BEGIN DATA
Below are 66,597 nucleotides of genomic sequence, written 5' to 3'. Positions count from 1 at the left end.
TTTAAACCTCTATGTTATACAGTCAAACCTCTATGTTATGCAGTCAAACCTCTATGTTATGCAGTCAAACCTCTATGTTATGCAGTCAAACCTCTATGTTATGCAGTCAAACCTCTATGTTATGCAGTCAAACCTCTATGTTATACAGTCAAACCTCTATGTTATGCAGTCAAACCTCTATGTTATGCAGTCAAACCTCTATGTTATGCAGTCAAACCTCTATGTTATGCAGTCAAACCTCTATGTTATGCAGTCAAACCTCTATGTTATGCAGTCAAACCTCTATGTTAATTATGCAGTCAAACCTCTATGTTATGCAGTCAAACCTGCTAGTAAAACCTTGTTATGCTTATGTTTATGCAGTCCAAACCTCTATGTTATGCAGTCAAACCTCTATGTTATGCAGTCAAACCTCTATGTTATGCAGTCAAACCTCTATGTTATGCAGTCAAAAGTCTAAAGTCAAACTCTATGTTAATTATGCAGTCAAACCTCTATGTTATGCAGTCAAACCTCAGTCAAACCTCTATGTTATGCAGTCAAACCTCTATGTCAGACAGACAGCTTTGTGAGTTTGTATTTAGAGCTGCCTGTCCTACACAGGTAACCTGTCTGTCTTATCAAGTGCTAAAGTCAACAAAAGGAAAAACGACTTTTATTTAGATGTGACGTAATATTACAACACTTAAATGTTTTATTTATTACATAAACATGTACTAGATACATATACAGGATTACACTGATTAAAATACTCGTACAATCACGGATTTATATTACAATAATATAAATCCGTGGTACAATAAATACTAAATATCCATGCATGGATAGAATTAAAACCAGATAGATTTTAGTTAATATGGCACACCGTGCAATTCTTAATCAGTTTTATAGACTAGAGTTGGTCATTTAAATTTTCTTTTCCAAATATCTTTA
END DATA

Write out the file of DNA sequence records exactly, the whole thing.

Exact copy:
Below are 66,597 nucleotides of genomic sequence, written 5' to 3'. Positions count from 1 at the left end.
TTTAAACCTCTATGTTATACAGTCAAACCTCTATGTTATGCAGTCAAACCTCTATGTTATGCAGTCAAACCTCTATGTTATGCAGTCAAACCTCTATGTTATGCAGTCAAACCTCTATGTTATGCAGTCAAACCTCTATGTTATACAGTCAAACCTCTATGTTATGCAGTCAAACCTCTATGTTATGCAGTCAAACCTCTATGTTATGCAGTCAAACCTCTATGTTATGCAGTCAAACCTCTATGTTATGCAGTCAAACCTCTATGTTATGCAGTCAAACCTCTATGTTAATTATGCAGTCAAACCTCTATGTTATGCAGTCAAACCTGCTAGTAAAACCTTGTTATGCTTATGTTTATGCAGTCCAAACCTCTATGTTATGCAGTCAAACCTCTATGTTATGCAGTCAAACCTCTATGTTATGCAGTCAAACCTCTATGTTATGCAGTCAAAAGTCTAAAGTCAAACTCTATGTTAATTATGCAGTCAAACCTCTATGTTATGCAGTCAAACCTCAGTCAAACCTCTATGTTATGCAGTCAAACCTCTATGTCAGACAGACAGCTTTGTGAGTTTGTATTTAGAGCTGCCTGTCCTACACAGGTAACCTGTCTGTCTTATCAAGTGCTAAAGTCAACAAAAGGAAAAACGACTTTTATTTAGATGTGACGTAATATTACAACACTTAAATGTTTTATTTATTACATAAACATGTACTAGATACATATACAGGATTACACTGATTAAAATACTCGTACAATCACGGATTTATATTACAATAATATAAATCCGTGGTACAATAAATACTAAATATCCATGCATGGATAGAATTAAAACCAGATAGATTTTAGTTAATATGGCACACCGTGCAATTCTTAATCAGTTTTATAGACTAGAGTTGGTCATTTAAATTTTCTTTTCCAAATATCTTTA